New fish vaccine technique could save fledgling industry time, money

A Chinook salmon raised in a hatchery. Image: U.S. Fish and Wildlife Service, Fish and Aquatic Conservation.
A Chinook salmon raised in a hatchery. Image: U.S. Fish and Wildlife Service, Fish and Aquatic Conservation.

Forget about the debate over vaccinating kids. There is no debate that vaccinating fish can allow for the aquaculture industry to grow.

recent study, published in the Journal of Vaccine, shows that a new technique offers the ability to give fish two vaccines at a time. That’s important because it could save time and money for fish farmers trying to expand a multi-million dollar industry.

Continue reading New fish vaccine technique could save fledgling industry time, money

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Paul Thompson: Food Ethics

paulthompsonIs it okay to give food to a food pantry that you wouldn’t eat yourself? Can you have another farmer sell your strawberries at the local farmer’s market?

When we think of “ethics,” we probably think of a rulebook that people like doctors follow, and people like politicians are supposed to follow but usually don’t. What do ethics have to do with your breakfast?  Paul Thompson argues that ethics and food systems go hand in hand. It’s one thing to feed people; it’s another thing to feed them ethically.

Thompson is the W.K. Kellogg Chair in Agricultural, Food and Community Ethics at Michigan State University. He is the author of over 13 books. His new book is called From Field to Fork, Food Ethics for Everyone.

Listen to an interview with him on the Food Fix podcast here.

Researchers battle disease that hinders aquaculture growth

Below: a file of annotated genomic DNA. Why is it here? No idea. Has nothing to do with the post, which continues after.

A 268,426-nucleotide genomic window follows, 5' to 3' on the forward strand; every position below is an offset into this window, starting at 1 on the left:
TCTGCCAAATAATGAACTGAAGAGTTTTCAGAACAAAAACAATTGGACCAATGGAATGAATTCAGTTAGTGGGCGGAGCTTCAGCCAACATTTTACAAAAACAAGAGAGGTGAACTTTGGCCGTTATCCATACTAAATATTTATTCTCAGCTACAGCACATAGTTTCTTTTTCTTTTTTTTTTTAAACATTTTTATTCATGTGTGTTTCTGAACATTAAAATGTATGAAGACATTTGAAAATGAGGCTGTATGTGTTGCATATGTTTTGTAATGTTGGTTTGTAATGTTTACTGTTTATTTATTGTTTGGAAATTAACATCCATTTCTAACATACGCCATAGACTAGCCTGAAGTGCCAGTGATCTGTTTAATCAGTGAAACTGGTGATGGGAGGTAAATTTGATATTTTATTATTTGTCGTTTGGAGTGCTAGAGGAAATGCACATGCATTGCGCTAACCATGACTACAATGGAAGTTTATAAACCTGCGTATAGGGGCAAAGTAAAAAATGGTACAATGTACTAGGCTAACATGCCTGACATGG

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Although no fish with internal bleeding or bulging eyes have been reported by Great Lakes fish farms, a highly-contagious virus that causes such symptoms has bruised the profits of many in the industry.

Aquaculturists hope that new management methods can combat disease risks and reform regulations that threaten a fledgling industry.

Continue reading Researchers battle disease that hinders aquaculture growth

Matthew Herman: Watersheds


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As Earth’s temperature rises, rainfall has dropped in areas of the Southern Hemisphere. This trend has major consequences. Water will evaporate more in the coming years. Eventually this puts more water in the air and less  on the ground. That’s bad news for crops, which rely on soil moisture to grow food.

Using computer-generated climate models, researchers can see what might happen to these regions.

Matthew Herman, above, is looking at the southern part of East Africa to figure out which regions are expected to get more rainfall and which are going to get less. He discusses his research, and how it  can drive decision makers to reduce water problems.

Listen to the podcast here.